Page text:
Sun Dec 2nd through Sat the 8th, 2018 at Palais des Congrès de Montréal
Authors propose an interesting insight into analyzing dynamics in CNNs. The paper is well written and straight forward to understand.
This paper proposes a generative model which builds on ideas from dynamical systems and previous deep learning work like the Kanerva Machine. The main idea is to design and train an architecture that, when unrolled as a dynamical system, has points from the target distribution as attractors. I found the presentation of the model reasonably clear, but thought it suffered from excessive formality. E.g., the description of p(M) could just say that the rows of M are isotropic Gaussian distributions with each row having its own mean and scaled-identity covariance. The references to matrix-variate Gaussians, Kronecker products, vectorization operators, etc. don't contribute to clarity. Similarly, talk about exchangeability doesn't add much. One could just say that the model treats all observations in an episode as independent, conditioned on the memory M. It's a matter of personal taste, but it seems to me that much of the technical presentation in the paper creeps into this sort of over-formalized style. The empirical results are difficult to evaluate, since the model kind of operates in its own domain, on tasks for which there aren't obviously useful benchmarks and baselines. Some quantitative results are presented, and the model seems to outperform the Kanerva Machine and Differentiable Neural Computer in terms of memory capacity. Qualitative results on a couple of denoising tasks are also presented, but it's not clear how we are supposed to interpret them. I think the general direction of this paper, i.e. generative models incorporating memory and aspects of dynamical systems, is interesting. But, I don't think the motivation provided by the presented experiments is strong enough for other researchers to go through the effort of reproducing this work. The paper could be improved by simplifying presentation of the technical content and by experiments exhibiting the benefits of the model in more natural tasks, e.g. as a component in an RL agent. --- I have read the author rebuttal.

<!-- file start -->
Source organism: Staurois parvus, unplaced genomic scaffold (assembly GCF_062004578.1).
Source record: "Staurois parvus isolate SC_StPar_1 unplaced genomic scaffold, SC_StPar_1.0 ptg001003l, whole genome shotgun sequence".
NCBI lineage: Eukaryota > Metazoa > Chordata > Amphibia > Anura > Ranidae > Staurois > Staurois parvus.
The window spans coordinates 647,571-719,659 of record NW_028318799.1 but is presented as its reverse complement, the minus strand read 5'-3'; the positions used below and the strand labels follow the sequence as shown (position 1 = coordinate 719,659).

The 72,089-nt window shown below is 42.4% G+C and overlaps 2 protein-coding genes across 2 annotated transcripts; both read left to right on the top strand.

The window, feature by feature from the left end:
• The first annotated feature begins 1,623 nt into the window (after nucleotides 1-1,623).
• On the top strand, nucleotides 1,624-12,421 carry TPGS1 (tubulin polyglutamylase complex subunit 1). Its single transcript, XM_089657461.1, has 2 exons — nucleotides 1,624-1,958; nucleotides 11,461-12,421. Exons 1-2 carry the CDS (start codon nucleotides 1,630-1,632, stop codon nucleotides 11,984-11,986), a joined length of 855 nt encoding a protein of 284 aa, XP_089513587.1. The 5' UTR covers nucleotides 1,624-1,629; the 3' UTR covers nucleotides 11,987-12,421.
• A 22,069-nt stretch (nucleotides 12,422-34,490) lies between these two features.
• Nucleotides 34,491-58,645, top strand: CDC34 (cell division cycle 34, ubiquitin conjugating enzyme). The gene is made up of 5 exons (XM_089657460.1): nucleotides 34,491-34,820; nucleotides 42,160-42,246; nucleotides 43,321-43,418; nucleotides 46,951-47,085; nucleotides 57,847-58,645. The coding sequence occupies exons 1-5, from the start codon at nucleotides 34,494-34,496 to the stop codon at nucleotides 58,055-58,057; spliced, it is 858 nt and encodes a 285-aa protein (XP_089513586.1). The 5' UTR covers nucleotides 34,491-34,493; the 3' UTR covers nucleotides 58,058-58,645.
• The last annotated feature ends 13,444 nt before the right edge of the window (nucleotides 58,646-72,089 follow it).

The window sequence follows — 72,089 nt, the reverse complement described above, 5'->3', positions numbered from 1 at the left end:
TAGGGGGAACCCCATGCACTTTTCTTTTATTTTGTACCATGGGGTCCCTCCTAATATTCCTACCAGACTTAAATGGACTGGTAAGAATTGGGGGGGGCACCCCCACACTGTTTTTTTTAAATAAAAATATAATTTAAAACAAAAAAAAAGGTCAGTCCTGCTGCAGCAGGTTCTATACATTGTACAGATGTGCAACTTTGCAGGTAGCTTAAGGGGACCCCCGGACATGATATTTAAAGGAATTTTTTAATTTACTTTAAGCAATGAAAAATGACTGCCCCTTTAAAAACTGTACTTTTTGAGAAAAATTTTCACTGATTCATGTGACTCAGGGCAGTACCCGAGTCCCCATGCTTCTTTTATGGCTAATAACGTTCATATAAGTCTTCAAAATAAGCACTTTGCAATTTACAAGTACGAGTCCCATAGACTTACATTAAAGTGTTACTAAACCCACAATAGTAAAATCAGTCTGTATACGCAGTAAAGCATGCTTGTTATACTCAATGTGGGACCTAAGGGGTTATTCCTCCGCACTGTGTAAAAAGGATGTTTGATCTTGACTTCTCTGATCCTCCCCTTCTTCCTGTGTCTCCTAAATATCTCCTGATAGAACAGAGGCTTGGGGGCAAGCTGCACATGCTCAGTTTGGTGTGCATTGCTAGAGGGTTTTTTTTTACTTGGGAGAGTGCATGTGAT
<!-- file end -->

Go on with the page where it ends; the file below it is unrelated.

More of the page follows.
This paper proposes a new paradigm for generative memory using attractor dynamics. This is an important advance in the generative memory models, such as the Hopfield network, Boltzmann machine, and Kanerva machine (KM). Specifically, this work presents a non-trivial dynamic version of the KM , and associated optimization (dynamic addressing & Bayesian memory update), and learning (training & prediction) rules. The new methods have been tested in two benchmark datasets, and compared with the result of KM. Overall, the conceptual idea is innovative, and technical foundation is sound. The result comparison is compelling. A couple of suggestions: 1) the memory M in the generative model is modeled as a Gaussian latent variable with a set of isotropic Gaussian distributions. If the columns of R are mutually independent, then V is diagonal , but U is generally a full matrix. Can that be generalized to an exponential family? 2) One of appealing feature of the dynamic KM is it is flat capacity curves (Fig. 2, right). I wonder what would be the capacity limit? is there any empirical rule to estimate the capacity? Does the capacity curve depend on the SNR? I would imagine a low SNR would induce a lower compression ratio. The denoising application shows noisy images with 15% salt-and-pepper noise, how does the performance change with the SNR or noise statistics? 3) The author shall discuss how to extend the idea from point attractors to more general cases such as line attractors. Also, what are the limitation of the dynamic KM? Finally, the authors shall consider sharing the open-source software to enhance the reproducibility.